TQJ 2/2023, issue 92
May – July 2023

Taking Your Place
Leading one’s life on the basis of philosophy, Taijiquan and Qigong
By Alexandra Gusetti
When we practice Qigong or Taijiquan regularly for a longer period, these arts become reliable companions on our life path. Alexandra Gusetti describes how she has increasingly learned to let go and to reorientate herself, to utilise key elements from Daoist meditative practice, and also to overcome limitations of tradition. Here she has taken guidance from philosophical questions relating to a meaningful and healthy way of life – a way of life that is coherent and beneficial not only for oneself but also for the world as a whole.

Fangsong – the art of letting go in Chen style Taijiquan
By Barbara Nowak
Fangsong is regarded as a key term in Taijiquan, as a precondition for the art’s wide-ranging effect on body and mind and for its effectiveness as a martial art. Barbara Nowak explains this Chinese term and, referencing the training approach in Chen style according to Chen Xiaowang, shows how letting go at the physical, mental and emotional levels influence each other and, over time, lead to emotional stability and mental calm.

Dancing the Deer, Squiggling the Snake – »Xiang Xing Dong Gong«
Moving Qigong with the manifestations of deer, snake, buffalo and crane
By Karin Zhang
Exercises that imitate the qualities of animals have a very long tradition in Qigong. In Dragon Gate Qigong of the Inner Pearl these animals are the deer, the snake, the water buffalo and the crane; it is through these animals that practitioners learn to open their energy channels and to connect with both their internal and external levels. Karin Zhang gives an insight into Xiang Xing Dong Gong, putting her main emphasis on why these animals were selected for the energy-related work and why they are trained in the order described here.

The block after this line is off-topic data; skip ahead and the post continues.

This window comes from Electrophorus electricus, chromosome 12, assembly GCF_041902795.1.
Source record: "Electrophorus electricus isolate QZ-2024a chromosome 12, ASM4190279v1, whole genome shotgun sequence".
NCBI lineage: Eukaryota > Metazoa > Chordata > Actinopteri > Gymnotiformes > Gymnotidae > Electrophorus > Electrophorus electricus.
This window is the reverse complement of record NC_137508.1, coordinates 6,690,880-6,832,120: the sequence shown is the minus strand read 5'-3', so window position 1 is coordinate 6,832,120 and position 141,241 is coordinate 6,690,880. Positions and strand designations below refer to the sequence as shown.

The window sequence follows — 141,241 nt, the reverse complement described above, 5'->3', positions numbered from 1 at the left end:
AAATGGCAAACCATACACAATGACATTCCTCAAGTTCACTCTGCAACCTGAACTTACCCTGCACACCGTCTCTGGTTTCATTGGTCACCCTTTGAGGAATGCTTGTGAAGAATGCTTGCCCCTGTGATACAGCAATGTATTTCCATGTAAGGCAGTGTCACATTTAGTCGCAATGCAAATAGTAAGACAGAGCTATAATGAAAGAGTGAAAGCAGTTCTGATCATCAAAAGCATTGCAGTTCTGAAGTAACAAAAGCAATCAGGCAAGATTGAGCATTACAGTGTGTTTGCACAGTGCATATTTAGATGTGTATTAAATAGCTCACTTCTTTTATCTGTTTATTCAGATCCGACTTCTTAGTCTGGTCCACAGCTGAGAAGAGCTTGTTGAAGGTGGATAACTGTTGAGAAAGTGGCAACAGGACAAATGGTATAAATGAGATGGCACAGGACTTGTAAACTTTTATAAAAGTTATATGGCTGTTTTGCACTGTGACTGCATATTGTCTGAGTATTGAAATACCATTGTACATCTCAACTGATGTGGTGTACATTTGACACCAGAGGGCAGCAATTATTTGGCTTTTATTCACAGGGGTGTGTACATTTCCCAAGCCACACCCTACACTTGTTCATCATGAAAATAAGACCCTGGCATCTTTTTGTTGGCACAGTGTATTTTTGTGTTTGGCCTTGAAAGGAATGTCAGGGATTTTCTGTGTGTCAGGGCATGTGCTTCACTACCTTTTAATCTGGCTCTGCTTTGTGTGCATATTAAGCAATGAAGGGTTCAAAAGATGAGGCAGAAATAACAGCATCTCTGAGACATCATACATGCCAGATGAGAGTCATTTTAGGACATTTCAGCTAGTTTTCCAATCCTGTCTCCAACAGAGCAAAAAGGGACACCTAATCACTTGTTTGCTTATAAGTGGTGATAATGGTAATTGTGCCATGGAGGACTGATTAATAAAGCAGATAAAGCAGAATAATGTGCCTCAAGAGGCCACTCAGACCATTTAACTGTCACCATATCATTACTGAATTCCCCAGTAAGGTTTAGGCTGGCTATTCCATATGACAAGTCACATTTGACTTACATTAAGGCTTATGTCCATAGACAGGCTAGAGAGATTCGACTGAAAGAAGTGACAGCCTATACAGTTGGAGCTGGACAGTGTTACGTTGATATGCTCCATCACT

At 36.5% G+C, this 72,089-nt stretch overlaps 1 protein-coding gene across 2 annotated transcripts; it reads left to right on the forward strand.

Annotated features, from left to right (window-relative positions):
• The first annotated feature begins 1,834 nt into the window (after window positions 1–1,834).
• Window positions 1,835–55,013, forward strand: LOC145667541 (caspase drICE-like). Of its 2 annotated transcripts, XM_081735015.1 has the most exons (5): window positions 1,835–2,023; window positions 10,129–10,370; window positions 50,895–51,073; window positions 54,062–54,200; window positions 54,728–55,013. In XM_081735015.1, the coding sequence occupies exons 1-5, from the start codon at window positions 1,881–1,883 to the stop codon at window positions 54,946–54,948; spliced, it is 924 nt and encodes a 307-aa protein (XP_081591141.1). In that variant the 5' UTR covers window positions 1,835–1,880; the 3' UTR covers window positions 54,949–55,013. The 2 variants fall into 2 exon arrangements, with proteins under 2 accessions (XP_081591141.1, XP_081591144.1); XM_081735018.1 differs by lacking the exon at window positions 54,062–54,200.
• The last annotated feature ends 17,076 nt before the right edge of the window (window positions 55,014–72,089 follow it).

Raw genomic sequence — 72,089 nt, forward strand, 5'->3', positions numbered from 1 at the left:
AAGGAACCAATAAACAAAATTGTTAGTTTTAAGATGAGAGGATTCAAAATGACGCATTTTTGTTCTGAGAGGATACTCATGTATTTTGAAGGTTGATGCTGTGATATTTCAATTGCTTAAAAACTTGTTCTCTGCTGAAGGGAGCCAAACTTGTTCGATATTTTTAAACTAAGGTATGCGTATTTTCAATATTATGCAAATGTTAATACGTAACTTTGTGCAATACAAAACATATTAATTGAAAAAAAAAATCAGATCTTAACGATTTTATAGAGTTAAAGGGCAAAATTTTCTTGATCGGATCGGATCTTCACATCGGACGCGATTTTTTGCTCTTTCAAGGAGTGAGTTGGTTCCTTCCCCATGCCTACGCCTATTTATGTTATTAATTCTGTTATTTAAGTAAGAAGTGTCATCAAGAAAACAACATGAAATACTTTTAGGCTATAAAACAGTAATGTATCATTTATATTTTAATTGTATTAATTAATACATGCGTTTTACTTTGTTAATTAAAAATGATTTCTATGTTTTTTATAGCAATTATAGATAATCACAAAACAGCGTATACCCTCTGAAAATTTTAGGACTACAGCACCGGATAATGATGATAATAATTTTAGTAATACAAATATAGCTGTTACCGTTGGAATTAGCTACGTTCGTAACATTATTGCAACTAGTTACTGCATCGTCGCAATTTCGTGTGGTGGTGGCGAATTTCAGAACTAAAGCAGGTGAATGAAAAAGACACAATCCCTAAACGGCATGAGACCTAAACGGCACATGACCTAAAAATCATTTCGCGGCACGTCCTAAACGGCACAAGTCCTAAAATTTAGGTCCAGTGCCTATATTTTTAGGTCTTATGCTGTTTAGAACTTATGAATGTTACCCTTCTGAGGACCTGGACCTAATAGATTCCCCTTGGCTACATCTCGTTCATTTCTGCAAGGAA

Daoism – The mental and spiritual background to Taijiquan and Qigong
Part 2: Daoist meditative methods
By Klemens J. P. Speer
After Klemens Speer presented the basics of the Daoist traditions in the previous issue, in the second part of his article he now examines various Daoist methods of meditation. Even if these pursue similar goals, they still have different emphases in their approaches to practice. In addition he summarises the seven stages of meditation described by Sima Chengzhen in »Sitting Forgetting«; these stages represent a life path that culminates in oneness with the Dao.

Training the Body in Qigong
By Lie Foen Tjoeng
Qigong is far more than a type of physical exercise, and nonetheless our body forms the foun- dation for practice. Lie Foen Tjoeng sets out five basic criteria for regulating and training the body: criteria that are essential for meaningful practice of Qigong exercises and for opening the way to further-reaching benefits. Prompted by the difficulty of letting the pelvis hang and also the requirement to harmoniously coordinate the left and right and also the lower and upper halves of the body, he cites errors that frequently occur and explains how these can be avoided.